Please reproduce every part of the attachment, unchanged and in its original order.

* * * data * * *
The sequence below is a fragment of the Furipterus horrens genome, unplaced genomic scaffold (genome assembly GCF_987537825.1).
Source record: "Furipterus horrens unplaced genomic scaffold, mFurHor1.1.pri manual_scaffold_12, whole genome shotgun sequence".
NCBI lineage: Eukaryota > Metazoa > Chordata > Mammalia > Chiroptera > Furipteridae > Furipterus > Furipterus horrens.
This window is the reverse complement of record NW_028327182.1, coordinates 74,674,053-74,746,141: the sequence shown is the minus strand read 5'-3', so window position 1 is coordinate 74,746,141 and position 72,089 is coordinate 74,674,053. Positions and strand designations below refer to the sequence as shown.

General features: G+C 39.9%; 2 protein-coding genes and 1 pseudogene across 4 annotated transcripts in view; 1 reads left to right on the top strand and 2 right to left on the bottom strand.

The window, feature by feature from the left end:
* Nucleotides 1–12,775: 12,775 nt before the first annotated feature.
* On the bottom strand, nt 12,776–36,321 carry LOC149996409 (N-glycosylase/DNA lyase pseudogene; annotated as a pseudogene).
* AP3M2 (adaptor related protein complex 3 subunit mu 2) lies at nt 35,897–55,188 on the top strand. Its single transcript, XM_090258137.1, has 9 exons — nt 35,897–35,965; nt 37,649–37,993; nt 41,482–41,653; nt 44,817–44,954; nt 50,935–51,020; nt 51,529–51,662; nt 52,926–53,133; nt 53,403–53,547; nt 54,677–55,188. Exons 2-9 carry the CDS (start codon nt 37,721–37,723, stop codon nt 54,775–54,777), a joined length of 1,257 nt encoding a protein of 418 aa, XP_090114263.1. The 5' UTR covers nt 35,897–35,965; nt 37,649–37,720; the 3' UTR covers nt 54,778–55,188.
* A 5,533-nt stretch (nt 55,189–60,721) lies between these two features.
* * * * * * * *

The sequence below is a fragment of the Furipterus horrens genome, unplaced genomic scaffold (genome assembly GCF_987537825.1).
Source record: "Furipterus horrens unplaced genomic scaffold, mFurHor1.1.pri manual_scaffold_12, whole genome shotgun sequence".
NCBI lineage: Eukaryota > Metazoa > Chordata > Mammalia > Chiroptera > Furipteridae > Furipterus > Furipterus horrens.
This window is the reverse complement of record NW_028327182.1, coordinates 74,674,053-74,746,141: the sequence shown is the minus strand read 5'-3', so window position 1 is coordinate 74,746,141 and position 72,089 is coordinate 74,674,053. Positions and strand designations below refer to the sequence as shown.

General features: G+C 39.9%; 2 protein-coding genes and 1 pseudogene across 4 annotated transcripts in view; 1 reads left to right on the top strand and 2 right to left on the bottom strand.

The window, feature by feature from the left end:
* Nucleotides 1–12,775: 12,775 nt before the first annotated feature.
* On the bottom strand, nt 12,776–36,321 carry LOC149996409 (N-glycosylase/DNA lyase pseudogene; annotated as a pseudogene).
* AP3M2 (adaptor related protein complex 3 subunit mu 2) lies at nt 35,897–55,188 on the top strand. Its single transcript, XM_090258137.1, has 9 exons — nt 35,897–35,965; nt 37,649–37,993; nt 41,482–41,653; nt 44,817–44,954; nt 50,935–51,020; nt 51,529–51,662; nt 52,926–53,133; nt 53,403–53,547; nt 54,677–55,188. Exons 2-9 carry the CDS (start codon nt 37,721–37,723, stop codon nt 54,775–54,777), a joined length of 1,257 nt encoding a protein of 418 aa, XP_090114263.1. The 5' UTR covers nt 35,897–35,965; nt 37,649–37,720; the 3' UTR covers nt 54,778–55,188.
* A 5,533-nt stretch (nt 55,189–60,721) lies between these two features.